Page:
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A big brand and lots of money is not a sure thing

November 24, 2009

I enjoy reading Steve Smith’s postings as the Mobile Insider at Media Post. His posting from today is a great read on the question we get asked all too frequently as a start-up mobile marketing company. The question I speak of goes something like “who’s to say Google or someone else won’t grab the entire market share in mobile marketing.”

Candidly speaking, I don’t like this question since it flies in the face of what we are seeing today and what has happened over history.

If it were true that any large brand would easily stomp an up-and-comer then I give you GM in the car business and Microsoft’s Windows Mobile OS as two of the thousands of examples that I am sure exist.

Steve points out his own example by comparing the Android store and developers less-than-lukewarm feelings about it to the 800 lb. gorilla app store Apple has created. If I were to use the logic of bigger is better and will stomp you then I would have bet Android would be growing like Apple’s store but they aren’t.

Why not? The core premise I hold to and have shared with everyone I know when it comes to the differences of dealing with mobile phones is just because you’re a big brand doesn’t mean you can translate to another platform. Think about GM’s dismissal of small cars when the Japanese were the scrawny new guys to the US auto market and as for Windows Mobile-I nearly fell out of my chair when someone commented in a posting a few weeks back that they thought Windows Mobile was dead.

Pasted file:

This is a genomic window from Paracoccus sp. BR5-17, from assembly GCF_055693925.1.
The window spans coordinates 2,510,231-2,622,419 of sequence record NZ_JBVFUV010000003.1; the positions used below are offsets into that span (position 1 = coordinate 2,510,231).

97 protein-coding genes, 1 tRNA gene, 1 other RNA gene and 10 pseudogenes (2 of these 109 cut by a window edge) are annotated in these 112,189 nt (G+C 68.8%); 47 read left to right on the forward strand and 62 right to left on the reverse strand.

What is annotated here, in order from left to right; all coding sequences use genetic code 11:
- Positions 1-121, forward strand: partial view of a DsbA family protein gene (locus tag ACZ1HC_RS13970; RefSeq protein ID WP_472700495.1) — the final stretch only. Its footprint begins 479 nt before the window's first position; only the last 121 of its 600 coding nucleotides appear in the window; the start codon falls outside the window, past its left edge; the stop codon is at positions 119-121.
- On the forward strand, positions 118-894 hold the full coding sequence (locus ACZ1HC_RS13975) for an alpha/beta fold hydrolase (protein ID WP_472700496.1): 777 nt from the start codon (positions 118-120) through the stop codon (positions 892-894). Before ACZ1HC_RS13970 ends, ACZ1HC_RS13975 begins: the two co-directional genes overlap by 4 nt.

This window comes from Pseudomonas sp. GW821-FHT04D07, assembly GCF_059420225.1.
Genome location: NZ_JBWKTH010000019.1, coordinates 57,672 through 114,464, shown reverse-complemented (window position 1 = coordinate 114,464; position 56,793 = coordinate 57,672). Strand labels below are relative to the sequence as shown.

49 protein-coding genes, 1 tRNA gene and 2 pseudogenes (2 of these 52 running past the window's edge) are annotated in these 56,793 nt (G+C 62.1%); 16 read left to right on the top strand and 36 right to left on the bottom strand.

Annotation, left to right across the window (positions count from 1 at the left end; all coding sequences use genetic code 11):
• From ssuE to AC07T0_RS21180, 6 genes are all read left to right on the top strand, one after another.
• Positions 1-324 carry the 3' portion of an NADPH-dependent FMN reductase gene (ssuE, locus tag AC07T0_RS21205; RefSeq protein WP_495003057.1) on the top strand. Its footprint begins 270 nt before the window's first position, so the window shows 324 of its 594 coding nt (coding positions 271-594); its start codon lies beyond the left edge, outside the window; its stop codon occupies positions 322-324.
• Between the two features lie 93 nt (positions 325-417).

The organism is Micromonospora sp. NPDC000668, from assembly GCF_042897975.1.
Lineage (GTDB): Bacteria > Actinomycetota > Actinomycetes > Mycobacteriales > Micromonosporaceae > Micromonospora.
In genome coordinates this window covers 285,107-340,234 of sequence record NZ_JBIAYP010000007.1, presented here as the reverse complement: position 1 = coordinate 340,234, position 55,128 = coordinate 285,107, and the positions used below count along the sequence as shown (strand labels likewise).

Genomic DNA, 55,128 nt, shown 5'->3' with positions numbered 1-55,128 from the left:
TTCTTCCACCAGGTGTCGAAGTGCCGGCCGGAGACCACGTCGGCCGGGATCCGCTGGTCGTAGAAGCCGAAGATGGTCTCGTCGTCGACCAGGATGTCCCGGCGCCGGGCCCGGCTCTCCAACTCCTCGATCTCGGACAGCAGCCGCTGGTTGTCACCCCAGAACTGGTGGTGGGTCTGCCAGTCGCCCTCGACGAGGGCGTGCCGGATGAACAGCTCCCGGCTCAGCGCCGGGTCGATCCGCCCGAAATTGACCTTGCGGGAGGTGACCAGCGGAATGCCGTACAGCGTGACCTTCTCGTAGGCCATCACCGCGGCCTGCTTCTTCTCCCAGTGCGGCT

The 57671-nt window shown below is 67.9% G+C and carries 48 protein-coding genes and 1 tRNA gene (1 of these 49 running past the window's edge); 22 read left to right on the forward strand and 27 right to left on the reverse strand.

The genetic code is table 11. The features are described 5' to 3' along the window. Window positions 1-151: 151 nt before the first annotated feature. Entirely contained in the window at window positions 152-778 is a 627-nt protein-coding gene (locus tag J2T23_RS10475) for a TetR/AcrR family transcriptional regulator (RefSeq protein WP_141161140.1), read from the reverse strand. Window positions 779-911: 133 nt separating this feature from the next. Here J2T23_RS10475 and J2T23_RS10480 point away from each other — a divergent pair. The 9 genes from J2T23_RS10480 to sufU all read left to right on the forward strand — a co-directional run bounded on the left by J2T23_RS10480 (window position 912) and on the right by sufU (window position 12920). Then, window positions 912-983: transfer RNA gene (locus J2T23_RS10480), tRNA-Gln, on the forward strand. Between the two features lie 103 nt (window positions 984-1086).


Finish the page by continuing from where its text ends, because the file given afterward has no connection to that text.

Brand and money are nice to have but I would caution against the hubristic tendency to think that’s all you need. As far as mobiles go, you need to know the mobile consumptive experience or MCE as I have talked about before in an earlier posting here. Mobile phones as marketing platforms and the mobile internet are very different from their PC-based counterparts.

The biggest thing a big brand and lots of money have to offer is the familiarity and reach of a well-know brand and the financial support to experiment on your approach to mobile marketing.

Other than that, you’ll have to spend some time thinking about your approach to mobilizing your message and your presence and I suggest giving Ruxter a try today so you can get used to the new role your brand and money will have to play.

Dale Knoop is the President of Ruxter and an industry-recognized pioneer of mobile data services. In 2005 Dale won an Emmy while serving as the GM for Sprint TV. In August 2009 he launched Ruxter which allows anyone to quickly and easily become part of the rapidly growing mobile internet with a fully optimized mobile website they can share with anyone. You can contact him here. Follow Ruxter on Twitter.

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